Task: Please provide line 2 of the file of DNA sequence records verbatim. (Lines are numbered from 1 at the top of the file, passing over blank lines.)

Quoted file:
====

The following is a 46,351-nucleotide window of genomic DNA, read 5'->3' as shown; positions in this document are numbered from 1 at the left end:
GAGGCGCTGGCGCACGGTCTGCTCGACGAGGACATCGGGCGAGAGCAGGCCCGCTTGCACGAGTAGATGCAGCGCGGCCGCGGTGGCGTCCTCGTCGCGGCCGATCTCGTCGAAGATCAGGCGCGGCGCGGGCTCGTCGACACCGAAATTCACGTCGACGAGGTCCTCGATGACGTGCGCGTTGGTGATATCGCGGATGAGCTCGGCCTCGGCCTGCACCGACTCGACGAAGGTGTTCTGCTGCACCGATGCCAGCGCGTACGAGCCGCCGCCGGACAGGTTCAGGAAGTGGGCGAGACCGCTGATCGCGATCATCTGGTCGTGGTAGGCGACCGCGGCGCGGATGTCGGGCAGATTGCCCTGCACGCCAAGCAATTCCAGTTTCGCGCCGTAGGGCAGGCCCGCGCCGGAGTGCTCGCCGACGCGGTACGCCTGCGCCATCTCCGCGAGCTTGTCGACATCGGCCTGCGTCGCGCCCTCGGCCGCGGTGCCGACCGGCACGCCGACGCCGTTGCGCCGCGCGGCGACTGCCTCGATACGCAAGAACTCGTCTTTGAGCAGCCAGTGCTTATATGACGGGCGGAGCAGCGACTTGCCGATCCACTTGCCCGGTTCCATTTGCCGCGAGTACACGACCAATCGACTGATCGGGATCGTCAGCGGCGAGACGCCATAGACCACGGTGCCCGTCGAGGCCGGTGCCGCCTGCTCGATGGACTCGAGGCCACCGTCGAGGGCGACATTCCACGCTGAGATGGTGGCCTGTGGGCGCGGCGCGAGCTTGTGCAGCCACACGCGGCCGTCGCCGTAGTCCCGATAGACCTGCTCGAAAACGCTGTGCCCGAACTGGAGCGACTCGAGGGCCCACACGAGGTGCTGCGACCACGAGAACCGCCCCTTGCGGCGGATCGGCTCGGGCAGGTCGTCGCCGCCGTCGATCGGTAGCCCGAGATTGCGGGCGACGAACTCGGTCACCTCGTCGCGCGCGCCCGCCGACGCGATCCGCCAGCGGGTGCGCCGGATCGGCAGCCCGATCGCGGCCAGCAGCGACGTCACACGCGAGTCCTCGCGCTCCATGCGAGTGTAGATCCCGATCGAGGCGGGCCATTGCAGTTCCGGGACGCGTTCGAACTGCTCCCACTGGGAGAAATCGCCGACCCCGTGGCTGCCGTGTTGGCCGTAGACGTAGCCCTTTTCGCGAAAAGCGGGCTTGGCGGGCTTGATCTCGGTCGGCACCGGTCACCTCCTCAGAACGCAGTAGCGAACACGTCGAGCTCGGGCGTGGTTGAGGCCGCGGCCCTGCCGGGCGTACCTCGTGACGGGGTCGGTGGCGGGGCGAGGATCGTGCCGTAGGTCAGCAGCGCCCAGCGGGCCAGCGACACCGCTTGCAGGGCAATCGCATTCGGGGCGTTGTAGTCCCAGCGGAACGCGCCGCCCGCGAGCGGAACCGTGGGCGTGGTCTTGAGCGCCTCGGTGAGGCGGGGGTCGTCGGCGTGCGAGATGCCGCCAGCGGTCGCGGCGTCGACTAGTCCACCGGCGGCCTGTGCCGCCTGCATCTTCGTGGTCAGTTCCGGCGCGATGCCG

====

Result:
GAGGCGCTGGCGCACGGTCTGCTCGACGAGGACATCGGGCGAGAGCAGGCCCGCTTGCACGAGTAGATGCAGCGCGGCCGCGGTGGCGTCCTCGTCGCGGCCGATCTCGTCGAAGATCAGGCGCGGCGCGGGCTCGTCGACACCGAAATTCACGTCGACGAGGTCCTCGATGACGTGCGCGTTGGTGATATCGCGGATGAGCTCGGCCTCGGCCTGCACCGACTCGACGAAGGTGTTCTGCTGCACCGATGCCAGCGCGTACGAGCCGCCGCCGGACAGGTTCAGGAAGTGGGCGAGACCGCTGATCGCGATCATCTGGTCGTGGTAGGCGACCGCGGCGCGGATGTCGGGCAGATTGCCCTGCACGCCAAGCAATTCCAGTTTCGCGCCGTAGGGCAGGCCCGCGCCGGAGTGCTCGCCGACGCGGTACGCCTGCGCCATCTCCGCGAGCTTGTCGACATCGGCCTGCGTCGCGCCCTCGGCCGCGGTGCCGACCGGCACGCCGACGCCGTTGCGCCGCGCGGCGACTGCCTCGATACGCAAGAACTCGTCTTTGAGCAGCCAGTGCTTATATGACGGGCGGAGCAGCGACTTGCCGATCCACTTGCCCGGTTCCATTTGCCGCGAGTACACGACCAATCGACTGATCGGGATCGTCAGCGGCGAGACGCCATAGACCACGGTGCCCGTCGAGGCCGGTGCCGCCTGCTCGATGGACTCGAGGCCACCGTCGAGGGCGACATTCCACGCTGAGATGGTGGCCTGTGGGCGCGGCGCGAGCTTGTGCAGCCACACGCGGCCGTCGCCGTAGTCCCGATAGACCTGCTCGAAAACGCTGTGCCCGAACTGGAGCGACTCGAGGGCCCACACGAGGTGCTGCGACCACGAGAACCGCCCCTTGCGGCGGATCGGCTCGGGCAGGTCGTCGCCGCCGTCGATCGGTAGCCCGAGATTGCGGGCGACGAACTCGGTCACCTCGTCGCGCGCGCCCGCCGACGCGATCCGCCAGCGGGTGCGCCGGATCGGCAGCCCGATCGCGGCCAGCAGCGACGTCACACGCGAGTCCTCGCGCTCCATGCGAGTGTAGATCCCGATCGAGGCGGGCCATTGCAGTTCCGGGACGCGTTCGAACTGCTCCCACTGGGAGAAATCGCCGACCCCGTGGCTGCCGTGTTGGCCGTAGACGTAGCCCTTTTCGCGAAAAGCGGGCTTGGCGGGCTTGATCTCGGTCGGCACCGGTCACCTCCTCAGAACGCAGTAGCGAACACGTCGAGCTCGGGCGTGGTTGAGGCCGCGGCCCTGCCGGGCGTACCTCGTGACGGGGTCGGTGGCGGGGCGAGGATCGTGCCGTAGGTCAGCAGCGCCCAGCGGGCCAGCGACACCGCTTGCAGGGCAATCGCATTCGGGGCGTTGTAGTCCCAGCGGAACGCGCCGCCCGCGAGCGGAACCGTGGGCGTGGTCTTGAGCGCCTCGGTGAGGCGGGGGTCGTCGGCGTGCGAGATGCCGCCAGCGGTCGCGGCGTCGACTAGTCCACCGGCGGCCTGTGCCGCCTGCATCTTCGTGGTCAGTTCCGGCGCGATGCCG